The most popular heroes of the Fifteen Year’s War (1931-1945) in Japan were boy heroes like the comic strip figure Mābō and the folk tale legend Momotarō. One of the most loved was Daring Dankichi (冒険ダン吉/Bōken Dankichi) from the comic strip series of the same name by Keizō Shimada (島田啓三, 1900-1973). The comic appeared in the magazine Boy’s Club (Shōnen Kurabu) and the tales were also edited into a children’s picture book as well as adapted into a series of animated shorts.
It is believed that the adventures of Dankichi were inspired by the real life tales of the exploits of Koben Mori (森小弁, 1869-1945), the colonist who was one of the early Japanese settlers in Micronesia. The International Institute for Children’s Literature in Osaka, on its web archive One Hundred Japanese Books for Children (1868-1945) summarizes the plot of Shimada’s picture book Bōken Dankichi thusly: “In this story, a boy protagonist drifts to a southern island in his dream. He becomes king of the island. On one hand, this work tells a story about creating a pastoral utopia on an island, however, on the other hand, it can be read as the embodiment of the idea to conquer Southeast Asia at that time.” (See: IICLO for more details and scans of the book).
The animated short Olympic Games on Dankichi Island (ダン吉島のオリムピック大会/ Dankichi-jima no Orimpikku Taikai, 1932) is one of a handful Dankichi animations extant. The animator and director are currently unknown. It seems likely that the film was made to coincide with the Games of the X Olympiad which was held in Los Angeles in 1932. One of the few Asian nations represented at these games, Japan sent almost as many athletes as Germany – although their team was still only a quarter of the American contingent that year.
The animation sets the Olympic games on Dankichi Island, hosted by the king of the island Dankichi himself. A variety of animals, both wild and domestic, compete against the native peoples of Dankichi Island, who are portrayed using Jim Crow blackface stereotyping. The “natives” wear grass skirts to denote the Pacific islands – an area of great strategic concern to the Japanese government at this time. The spectators and athletes are depicted as being segregated, with the animals on one side and the “natives” on the other in any scene in all crowd scenes. The races are full of gags and pratfalls, with contestants winning more by accident than design. Dankichi himself even participates in a log-carrying race and wins because of the misery of another. The “natives” toss him into the air in celebration at the end of the film.
The animation is quite rudimentary, made with cut-outs and simple designs. Following the common practice of the silent era, “close-ups” are done using irises. The relationship between comic strips and animation can be seen in the use of speech bubbles in addition to inter-titles. Other common motifs of comics – such a as stars and swirls to denote dizziness – abound.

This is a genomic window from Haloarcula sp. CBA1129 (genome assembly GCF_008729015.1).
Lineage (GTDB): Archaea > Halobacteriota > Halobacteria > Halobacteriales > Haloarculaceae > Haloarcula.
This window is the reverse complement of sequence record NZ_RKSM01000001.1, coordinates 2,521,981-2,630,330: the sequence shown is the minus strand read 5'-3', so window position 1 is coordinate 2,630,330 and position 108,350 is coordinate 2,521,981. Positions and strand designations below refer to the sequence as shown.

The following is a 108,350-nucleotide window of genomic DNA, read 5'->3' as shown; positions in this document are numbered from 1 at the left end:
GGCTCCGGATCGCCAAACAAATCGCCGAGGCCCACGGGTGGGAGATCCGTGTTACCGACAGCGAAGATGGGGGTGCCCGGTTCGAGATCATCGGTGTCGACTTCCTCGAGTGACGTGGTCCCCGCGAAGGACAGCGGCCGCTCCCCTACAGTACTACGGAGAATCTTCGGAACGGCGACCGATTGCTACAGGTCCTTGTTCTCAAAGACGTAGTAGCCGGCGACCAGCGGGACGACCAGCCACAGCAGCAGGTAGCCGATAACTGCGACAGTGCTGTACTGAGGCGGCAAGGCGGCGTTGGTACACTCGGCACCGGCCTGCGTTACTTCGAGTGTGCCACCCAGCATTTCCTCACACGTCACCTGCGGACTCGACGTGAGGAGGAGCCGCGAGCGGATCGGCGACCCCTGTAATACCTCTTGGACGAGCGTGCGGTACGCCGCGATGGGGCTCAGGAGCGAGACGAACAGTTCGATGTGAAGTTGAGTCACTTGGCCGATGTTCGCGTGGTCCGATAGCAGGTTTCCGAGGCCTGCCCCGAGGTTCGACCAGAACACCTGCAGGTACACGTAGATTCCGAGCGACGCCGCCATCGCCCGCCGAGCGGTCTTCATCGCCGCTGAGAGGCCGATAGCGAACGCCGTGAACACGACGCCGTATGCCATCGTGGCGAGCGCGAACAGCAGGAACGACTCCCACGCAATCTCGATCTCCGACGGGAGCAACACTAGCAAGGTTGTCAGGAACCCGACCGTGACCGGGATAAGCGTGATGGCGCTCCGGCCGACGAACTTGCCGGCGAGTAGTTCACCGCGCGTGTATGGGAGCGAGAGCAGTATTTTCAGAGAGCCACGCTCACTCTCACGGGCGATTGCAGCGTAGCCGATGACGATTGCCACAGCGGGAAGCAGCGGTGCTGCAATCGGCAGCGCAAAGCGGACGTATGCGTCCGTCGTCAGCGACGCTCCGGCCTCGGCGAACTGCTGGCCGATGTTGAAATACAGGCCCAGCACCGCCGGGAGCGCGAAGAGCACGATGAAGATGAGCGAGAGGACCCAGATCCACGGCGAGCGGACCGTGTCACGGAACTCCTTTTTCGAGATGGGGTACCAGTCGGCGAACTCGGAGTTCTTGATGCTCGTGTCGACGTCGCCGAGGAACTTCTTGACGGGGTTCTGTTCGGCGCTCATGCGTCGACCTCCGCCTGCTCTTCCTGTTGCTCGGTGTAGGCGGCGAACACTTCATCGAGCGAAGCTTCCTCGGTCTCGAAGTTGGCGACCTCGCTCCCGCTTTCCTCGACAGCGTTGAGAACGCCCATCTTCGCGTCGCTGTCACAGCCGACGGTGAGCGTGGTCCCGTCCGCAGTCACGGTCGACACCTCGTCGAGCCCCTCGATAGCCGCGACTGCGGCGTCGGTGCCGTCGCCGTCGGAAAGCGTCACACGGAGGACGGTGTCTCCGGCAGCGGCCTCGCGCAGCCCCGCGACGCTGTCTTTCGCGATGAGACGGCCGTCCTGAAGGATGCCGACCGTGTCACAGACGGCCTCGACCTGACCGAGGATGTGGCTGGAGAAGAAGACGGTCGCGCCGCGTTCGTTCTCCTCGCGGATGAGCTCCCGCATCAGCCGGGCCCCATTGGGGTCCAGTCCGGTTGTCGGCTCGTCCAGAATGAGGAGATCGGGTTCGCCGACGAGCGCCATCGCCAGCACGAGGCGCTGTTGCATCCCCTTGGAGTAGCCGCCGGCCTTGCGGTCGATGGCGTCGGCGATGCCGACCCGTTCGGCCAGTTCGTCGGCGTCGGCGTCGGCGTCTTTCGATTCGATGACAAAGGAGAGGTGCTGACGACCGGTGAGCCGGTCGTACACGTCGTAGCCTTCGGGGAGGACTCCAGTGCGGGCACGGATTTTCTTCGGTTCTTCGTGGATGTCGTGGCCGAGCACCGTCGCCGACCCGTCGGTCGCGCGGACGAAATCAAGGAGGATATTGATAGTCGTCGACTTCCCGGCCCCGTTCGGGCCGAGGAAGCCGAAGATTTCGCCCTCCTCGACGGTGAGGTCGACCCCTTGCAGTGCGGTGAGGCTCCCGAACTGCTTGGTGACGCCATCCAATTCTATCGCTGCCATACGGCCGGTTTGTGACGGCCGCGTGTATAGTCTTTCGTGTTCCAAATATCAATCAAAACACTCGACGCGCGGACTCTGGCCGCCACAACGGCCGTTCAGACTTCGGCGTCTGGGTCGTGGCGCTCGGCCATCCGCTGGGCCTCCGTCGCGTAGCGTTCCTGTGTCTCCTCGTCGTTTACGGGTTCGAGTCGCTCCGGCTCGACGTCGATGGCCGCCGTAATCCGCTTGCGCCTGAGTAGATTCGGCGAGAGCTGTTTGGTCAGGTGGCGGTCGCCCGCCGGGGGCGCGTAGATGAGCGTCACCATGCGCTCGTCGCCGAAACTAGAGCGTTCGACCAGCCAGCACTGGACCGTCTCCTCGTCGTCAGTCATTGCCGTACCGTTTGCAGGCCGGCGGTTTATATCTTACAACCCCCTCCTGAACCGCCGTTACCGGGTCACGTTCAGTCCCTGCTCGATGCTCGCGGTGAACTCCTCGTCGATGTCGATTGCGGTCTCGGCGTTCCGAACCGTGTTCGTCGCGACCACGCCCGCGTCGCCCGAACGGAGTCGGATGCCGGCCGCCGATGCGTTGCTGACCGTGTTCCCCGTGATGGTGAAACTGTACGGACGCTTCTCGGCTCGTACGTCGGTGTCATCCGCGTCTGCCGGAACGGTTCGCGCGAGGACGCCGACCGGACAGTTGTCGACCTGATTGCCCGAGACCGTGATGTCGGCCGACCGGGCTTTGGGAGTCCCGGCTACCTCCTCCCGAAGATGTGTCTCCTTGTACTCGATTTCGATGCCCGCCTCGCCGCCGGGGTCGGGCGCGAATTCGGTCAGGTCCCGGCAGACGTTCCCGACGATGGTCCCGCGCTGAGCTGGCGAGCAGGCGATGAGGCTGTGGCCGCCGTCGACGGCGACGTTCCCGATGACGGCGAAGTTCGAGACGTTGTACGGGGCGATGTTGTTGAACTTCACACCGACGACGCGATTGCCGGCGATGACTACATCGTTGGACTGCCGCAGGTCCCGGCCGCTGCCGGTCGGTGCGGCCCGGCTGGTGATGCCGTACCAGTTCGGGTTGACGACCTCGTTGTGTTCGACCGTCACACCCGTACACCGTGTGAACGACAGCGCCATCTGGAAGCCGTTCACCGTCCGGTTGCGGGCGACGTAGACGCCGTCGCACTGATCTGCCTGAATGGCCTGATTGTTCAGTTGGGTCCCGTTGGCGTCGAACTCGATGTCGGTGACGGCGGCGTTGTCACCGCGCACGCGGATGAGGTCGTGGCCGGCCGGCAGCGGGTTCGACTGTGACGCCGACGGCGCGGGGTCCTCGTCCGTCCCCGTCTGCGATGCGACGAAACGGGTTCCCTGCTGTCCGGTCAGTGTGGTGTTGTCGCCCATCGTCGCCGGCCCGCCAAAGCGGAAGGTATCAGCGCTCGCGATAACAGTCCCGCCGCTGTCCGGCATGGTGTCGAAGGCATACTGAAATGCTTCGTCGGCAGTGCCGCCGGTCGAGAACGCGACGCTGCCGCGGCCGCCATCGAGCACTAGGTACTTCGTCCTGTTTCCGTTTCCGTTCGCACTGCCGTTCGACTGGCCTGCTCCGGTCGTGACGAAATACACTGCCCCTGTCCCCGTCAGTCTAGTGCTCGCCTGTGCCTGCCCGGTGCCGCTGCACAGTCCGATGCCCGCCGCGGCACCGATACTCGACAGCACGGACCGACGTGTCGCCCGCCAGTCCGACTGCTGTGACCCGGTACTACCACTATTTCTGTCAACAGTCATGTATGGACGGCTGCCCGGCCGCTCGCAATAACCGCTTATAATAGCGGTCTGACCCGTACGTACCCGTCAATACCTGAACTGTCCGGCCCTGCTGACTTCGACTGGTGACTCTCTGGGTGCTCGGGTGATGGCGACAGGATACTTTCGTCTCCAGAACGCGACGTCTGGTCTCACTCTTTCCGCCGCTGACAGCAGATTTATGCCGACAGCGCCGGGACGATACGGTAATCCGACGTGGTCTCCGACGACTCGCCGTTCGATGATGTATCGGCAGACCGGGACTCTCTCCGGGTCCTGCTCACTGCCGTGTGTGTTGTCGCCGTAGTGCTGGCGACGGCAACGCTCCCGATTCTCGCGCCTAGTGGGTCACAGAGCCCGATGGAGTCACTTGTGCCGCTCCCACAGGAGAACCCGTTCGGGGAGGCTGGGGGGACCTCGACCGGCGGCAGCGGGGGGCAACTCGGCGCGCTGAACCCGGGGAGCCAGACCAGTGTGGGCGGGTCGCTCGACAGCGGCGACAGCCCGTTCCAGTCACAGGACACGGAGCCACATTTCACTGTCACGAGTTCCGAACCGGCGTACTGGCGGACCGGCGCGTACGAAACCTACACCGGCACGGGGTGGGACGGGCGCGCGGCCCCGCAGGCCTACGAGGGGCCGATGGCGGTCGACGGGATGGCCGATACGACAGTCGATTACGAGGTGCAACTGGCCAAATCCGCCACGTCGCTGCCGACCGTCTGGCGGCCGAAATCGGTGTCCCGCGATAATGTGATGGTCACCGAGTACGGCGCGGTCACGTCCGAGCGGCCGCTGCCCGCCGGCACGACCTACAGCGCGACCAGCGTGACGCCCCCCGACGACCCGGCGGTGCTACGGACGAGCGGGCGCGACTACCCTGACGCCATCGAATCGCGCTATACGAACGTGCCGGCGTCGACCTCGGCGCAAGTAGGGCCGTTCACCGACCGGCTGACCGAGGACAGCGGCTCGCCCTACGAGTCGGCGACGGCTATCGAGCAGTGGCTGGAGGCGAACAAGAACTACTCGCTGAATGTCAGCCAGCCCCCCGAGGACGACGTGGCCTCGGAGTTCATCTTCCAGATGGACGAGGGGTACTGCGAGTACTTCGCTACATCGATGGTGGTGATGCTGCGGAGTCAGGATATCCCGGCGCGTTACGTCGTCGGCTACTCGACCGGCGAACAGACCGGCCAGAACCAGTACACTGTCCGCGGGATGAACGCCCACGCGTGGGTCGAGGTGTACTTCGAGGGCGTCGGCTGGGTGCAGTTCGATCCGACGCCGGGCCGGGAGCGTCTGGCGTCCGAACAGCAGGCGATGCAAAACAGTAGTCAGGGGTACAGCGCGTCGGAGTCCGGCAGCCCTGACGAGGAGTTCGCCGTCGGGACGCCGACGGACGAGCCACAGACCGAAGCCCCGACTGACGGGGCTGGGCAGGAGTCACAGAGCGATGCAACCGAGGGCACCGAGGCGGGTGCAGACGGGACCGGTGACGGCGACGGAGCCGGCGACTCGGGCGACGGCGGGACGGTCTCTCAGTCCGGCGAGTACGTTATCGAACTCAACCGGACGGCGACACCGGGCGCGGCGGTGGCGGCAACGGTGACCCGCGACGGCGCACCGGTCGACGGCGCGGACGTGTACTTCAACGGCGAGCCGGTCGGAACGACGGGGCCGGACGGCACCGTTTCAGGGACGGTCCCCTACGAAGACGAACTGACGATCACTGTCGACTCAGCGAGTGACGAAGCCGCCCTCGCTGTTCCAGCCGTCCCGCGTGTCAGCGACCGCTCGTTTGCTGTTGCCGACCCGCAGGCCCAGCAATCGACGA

The propagandistic nature of this film is made clear from the outset with the first shot being of Japanese flag flying from a tropical tree. Dankichi is clearly delineated as being “other” than the natives of the island with his “whiteness” and round-faced “kawaii” look. The native peoples are affable fools, who bumble about good-naturedly in contrast to the direct action of Dankichi. The not-so-subtle message of the film is that the Japanese (Dankichi) are superior to the Pacific Islanders (Jim Crow stereotypes). Indoctrinating children into the myth of the cultural superiority of Japan was crucial at this time to the colonial aims of the ruling class.
It is fascinating to see that the Japanese adopted racist black stereotyping from the West. I have not looked into how far back the use of this imagery goes in Japanese culture, nor do I know from whence it came, but my educated guess would be that they were influenced by American popular culture. American films, cartoons, and comics were readily available in Tokyo at the time that Shimada created Dankichi. Minstrel themes were very common in American silent films – in fact, Warner Brothers’ had just had a smash “talkie” hit a few years earlier with The Jazz Singer (Alan Crosland, 1927) starring Al Jolson doing the blackface routines for which he was famous. The Jazz Singer (ジャズ・シンガー) was first shown in Japan on 21 August 1930 so there is the possibility that it was seen by Shimada and the animators of this film. Unfortunately, at this time in U.S. history, Jim Crow imagery was the norm. To learn more about its pervasiveness, I recommend Ferris State University’s Jim Crow Museum. Examples of Jim Crow imagery in animation from the 30s and 40s include United Artists’ Censored Eleven and MGM’s Mouse Keeping (1948) starring Tom and Jerry.
Catherine Munroe Hotes 2014
This film is silent, with a soundtrack composed and performed by Jōichi Yuasa (湯浅ジョウイチ) for the DVD release.
This film appears on disc 4 of Digital Meme’s box set Japanese Anime Classic Collection.
A discussion of Dankichi in comics and animation used to promote imperialism can be found in Chapter 2 of Michael Baskett’s The Attractive Empire: Transnational Film Culture in Imperial Japan, Honolulu: U of Hawai’i P, 2008.